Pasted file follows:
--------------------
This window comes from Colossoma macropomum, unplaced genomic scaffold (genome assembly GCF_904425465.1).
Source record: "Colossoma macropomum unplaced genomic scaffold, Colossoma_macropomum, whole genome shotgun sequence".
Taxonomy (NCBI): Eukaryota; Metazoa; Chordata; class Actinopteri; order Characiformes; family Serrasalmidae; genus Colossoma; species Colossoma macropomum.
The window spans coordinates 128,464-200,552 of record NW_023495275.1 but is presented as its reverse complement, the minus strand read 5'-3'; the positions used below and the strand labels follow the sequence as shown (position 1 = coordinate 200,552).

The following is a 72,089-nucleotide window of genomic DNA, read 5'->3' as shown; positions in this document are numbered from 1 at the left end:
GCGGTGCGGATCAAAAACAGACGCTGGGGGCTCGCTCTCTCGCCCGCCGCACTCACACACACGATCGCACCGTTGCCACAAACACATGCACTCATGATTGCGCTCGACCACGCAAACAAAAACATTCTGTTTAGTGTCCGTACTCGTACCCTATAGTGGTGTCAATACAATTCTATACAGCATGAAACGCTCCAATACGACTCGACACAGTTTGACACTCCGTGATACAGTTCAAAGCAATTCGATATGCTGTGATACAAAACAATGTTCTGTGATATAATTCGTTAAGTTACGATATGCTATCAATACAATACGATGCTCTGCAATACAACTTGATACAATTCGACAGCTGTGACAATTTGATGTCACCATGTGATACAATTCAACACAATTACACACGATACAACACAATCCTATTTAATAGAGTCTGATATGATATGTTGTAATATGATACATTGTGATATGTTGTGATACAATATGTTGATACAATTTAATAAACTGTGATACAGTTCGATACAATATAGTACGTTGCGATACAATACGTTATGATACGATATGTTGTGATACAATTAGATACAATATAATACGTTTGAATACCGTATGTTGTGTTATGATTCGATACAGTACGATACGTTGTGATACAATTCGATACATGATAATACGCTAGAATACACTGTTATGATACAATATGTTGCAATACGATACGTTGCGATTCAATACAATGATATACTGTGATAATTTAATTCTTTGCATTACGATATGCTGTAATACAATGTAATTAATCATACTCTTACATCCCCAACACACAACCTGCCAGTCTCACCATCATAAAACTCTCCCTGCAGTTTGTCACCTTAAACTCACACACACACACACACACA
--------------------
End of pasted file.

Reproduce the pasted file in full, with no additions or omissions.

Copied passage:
This window comes from Colossoma macropomum, unplaced genomic scaffold (genome assembly GCF_904425465.1).
Source record: "Colossoma macropomum unplaced genomic scaffold, Colossoma_macropomum, whole genome shotgun sequence".
Taxonomy (NCBI): Eukaryota; Metazoa; Chordata; class Actinopteri; order Characiformes; family Serrasalmidae; genus Colossoma; species Colossoma macropomum.
The window spans coordinates 128,464-200,552 of record NW_023495275.1 but is presented as its reverse complement, the minus strand read 5'-3'; the positions used below and the strand labels follow the sequence as shown (position 1 = coordinate 200,552).

The following is a 72,089-nucleotide window of genomic DNA, read 5'->3' as shown; positions in this document are numbered from 1 at the left end:
GCGGTGCGGATCAAAAACAGACGCTGGGGGCTCGCTCTCTCGCCCGCCGCACTCACACACACGATCGCACCGTTGCCACAAACACATGCACTCATGATTGCGCTCGACCACGCAAACAAAAACATTCTGTTTAGTGTCCGTACTCGTACCCTATAGTGGTGTCAATACAATTCTATACAGCATGAAACGCTCCAATACGACTCGACACAGTTTGACACTCCGTGATACAGTTCAAAGCAATTCGATATGCTGTGATACAAAACAATGTTCTGTGATATAATTCGTTAAGTTACGATATGCTATCAATACAATACGATGCTCTGCAATACAACTTGATACAATTCGACAGCTGTGACAATTTGATGTCACCATGTGATACAATTCAACACAATTACACACGATACAACACAATCCTATTTAATAGAGTCTGATATGATATGTTGTAATATGATACATTGTGATATGTTGTGATACAATATGTTGATACAATTTAATAAACTGTGATACAGTTCGATACAATATAGTACGTTGCGATACAATACGTTATGATACGATATGTTGTGATACAATTAGATACAATATAATACGTTTGAATACCGTATGTTGTGTTATGATTCGATACAGTACGATACGTTGTGATACAATTCGATACATGATAATACGCTAGAATACACTGTTATGATACAATATGTTGCAATACGATACGTTGCGATTCAATACAATGATATACTGTGATAATTTAATTCTTTGCATTACGATATGCTGTAATACAATGTAATTAATCATACTCTTACATCCCCAACACACAACCTGCCAGTCTCACCATCATAAAACTCTCCCTGCAGTTTGTCACCTTAAACTCACACACACACACACACACA